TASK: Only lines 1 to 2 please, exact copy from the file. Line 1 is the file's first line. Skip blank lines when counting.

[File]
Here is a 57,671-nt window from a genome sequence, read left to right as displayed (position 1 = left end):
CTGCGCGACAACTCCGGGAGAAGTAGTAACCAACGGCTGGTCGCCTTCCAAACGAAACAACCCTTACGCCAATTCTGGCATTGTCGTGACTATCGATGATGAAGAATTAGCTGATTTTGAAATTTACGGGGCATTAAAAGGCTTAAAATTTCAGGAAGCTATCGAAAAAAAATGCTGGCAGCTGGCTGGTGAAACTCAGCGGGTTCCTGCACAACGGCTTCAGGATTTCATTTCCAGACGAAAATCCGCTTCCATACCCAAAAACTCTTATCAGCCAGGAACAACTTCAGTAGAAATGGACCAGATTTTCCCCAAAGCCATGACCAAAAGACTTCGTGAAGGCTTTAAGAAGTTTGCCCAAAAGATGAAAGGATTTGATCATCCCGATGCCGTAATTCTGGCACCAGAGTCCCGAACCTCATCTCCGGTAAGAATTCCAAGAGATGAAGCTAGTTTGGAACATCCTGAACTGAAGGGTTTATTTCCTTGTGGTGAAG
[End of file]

Here is a 57,671-nt window from a genome sequence, read left to right as displayed (position 1 = left end):
CTGCGCGACAACTCCGGGAGAAGTAGTAACCAACGGCTGGTCGCCTTCCAAACGAAACAACCCTTACGCCAATTCTGGCATTGTCGTGACTATCGATGATGAAGAATTAGCTGATTTTGAAATTTACGGGGCATTAAAAGGCTTAAAATTTCAGGAAGCTATCGAAAAAAAATGCTGGCAGCTGGCTGGTGAAACTCAGCGGGTTCCTGCACAACGGCTTCAGGATTTCATTTCCAGACGAAAATCCGCTTCCATACCCAAAAACTCTTATCAGCCAGGAACAACTTCAGTAGAAATGGACCAGATTTTCCCCAAAGCCATGACCAAAAGACTTCGTGAAGGCTTTAAGAAGTTTGCCCAAAAGATGAAAGGATTTGATCATCCCGATGCCGTAATTCTGGCACCAGAGTCCCGAACCTCATCTCCGGTAAGAATTCCAAGAGATGAAGCTAGTTTGGAACATCCTGAACTGAAGGGTTTATTTCCTTGTGGTGAAG